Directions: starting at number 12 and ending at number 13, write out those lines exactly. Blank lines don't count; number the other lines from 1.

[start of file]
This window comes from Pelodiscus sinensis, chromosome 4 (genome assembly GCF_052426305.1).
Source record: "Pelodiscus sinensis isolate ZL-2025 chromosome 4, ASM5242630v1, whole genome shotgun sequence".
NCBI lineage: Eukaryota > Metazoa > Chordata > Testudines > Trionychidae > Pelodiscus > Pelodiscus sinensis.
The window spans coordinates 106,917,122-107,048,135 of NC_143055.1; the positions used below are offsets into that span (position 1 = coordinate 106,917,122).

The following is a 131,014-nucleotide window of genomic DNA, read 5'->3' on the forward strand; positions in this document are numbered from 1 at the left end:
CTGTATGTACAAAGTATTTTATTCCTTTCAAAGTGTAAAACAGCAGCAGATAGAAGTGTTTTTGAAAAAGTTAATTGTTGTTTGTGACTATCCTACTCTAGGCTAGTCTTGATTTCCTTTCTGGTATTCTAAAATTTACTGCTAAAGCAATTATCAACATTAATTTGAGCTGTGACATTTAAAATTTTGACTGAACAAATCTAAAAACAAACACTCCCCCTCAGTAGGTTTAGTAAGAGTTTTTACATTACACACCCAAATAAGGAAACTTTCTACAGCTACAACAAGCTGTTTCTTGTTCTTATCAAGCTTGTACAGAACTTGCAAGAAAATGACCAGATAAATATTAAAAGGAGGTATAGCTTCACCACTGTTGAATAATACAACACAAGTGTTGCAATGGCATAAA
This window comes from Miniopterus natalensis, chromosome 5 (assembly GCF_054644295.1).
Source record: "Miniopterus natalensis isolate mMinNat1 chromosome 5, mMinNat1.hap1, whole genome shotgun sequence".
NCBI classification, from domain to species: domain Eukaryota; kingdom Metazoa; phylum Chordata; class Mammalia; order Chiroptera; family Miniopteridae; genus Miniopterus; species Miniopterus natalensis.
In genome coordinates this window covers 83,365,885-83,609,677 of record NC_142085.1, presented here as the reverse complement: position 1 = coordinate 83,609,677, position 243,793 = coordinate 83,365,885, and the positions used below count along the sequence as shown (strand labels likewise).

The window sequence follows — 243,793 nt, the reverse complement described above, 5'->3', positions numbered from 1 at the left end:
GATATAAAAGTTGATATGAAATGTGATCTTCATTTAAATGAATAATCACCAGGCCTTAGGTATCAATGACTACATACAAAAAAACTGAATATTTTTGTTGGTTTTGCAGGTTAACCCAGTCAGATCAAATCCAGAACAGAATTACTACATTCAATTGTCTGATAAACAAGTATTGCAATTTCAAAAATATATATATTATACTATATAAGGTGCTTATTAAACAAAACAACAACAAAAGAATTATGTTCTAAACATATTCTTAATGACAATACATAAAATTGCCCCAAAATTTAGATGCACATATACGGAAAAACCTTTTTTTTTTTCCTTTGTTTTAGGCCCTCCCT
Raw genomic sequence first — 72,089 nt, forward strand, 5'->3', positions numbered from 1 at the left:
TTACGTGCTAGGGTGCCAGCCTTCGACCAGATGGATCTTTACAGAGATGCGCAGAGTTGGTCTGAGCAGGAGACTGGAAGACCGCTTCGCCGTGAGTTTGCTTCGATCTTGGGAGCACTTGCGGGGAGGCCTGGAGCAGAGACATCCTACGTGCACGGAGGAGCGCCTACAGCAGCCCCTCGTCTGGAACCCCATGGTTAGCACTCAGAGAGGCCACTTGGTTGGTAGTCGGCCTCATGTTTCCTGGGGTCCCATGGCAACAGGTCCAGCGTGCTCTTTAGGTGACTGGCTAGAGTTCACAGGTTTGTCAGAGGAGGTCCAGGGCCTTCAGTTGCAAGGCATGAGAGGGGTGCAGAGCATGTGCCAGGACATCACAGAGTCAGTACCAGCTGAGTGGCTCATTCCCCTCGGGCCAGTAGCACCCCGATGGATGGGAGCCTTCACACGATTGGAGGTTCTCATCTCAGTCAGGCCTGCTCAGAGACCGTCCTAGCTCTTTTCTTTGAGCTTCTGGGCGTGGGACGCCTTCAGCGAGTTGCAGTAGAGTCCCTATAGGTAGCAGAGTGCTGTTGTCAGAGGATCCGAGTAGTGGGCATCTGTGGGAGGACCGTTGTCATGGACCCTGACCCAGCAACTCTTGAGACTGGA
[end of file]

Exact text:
GATATAAAAGTTGATATGAAATGTGATCTTCATTTAAATGAATAATCACCAGGCCTTAGGTATCAATGACTACATACAAAAAAACTGAATATTTTTGTTGGTTTTGCAGGTTAACCCAGTCAGATCAAATCCAGAACAGAATTACTACATTCAATTGTCTGATAAACAAGTATTGCAATTTCAAAAATATATATATTATACTATATAAGGTGCTTATTAAACAAAACAACAACAAAAGAATTATGTTCTAAACATATTCTTAATGACAATACATAAAATTGCCCCAAAATTTAGATGCACATATACGGAAAAACCTTTTTTTTTTTCCTTTGTTTTAGGCCCTCCCT
Raw genomic sequence first — 72,089 nt, forward strand, 5'->3', positions numbered from 1 at the left: